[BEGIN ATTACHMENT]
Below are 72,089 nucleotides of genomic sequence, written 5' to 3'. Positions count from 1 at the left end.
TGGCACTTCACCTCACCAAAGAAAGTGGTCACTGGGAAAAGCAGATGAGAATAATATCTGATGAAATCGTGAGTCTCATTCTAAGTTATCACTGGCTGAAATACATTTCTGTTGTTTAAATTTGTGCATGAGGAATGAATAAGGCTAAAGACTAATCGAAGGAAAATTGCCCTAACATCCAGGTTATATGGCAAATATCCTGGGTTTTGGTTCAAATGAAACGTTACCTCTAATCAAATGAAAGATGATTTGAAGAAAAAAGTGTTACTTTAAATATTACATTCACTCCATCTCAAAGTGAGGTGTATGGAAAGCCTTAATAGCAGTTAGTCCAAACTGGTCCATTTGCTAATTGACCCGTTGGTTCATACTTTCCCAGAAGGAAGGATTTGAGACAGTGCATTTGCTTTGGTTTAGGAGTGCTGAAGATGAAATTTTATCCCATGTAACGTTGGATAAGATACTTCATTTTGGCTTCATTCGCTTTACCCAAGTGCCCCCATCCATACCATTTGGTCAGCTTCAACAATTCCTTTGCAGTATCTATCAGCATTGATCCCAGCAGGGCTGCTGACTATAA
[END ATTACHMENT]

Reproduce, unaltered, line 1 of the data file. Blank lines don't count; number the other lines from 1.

Below are 72,089 nucleotides of genomic sequence, written 5' to 3'. Positions count from 1 at the left end.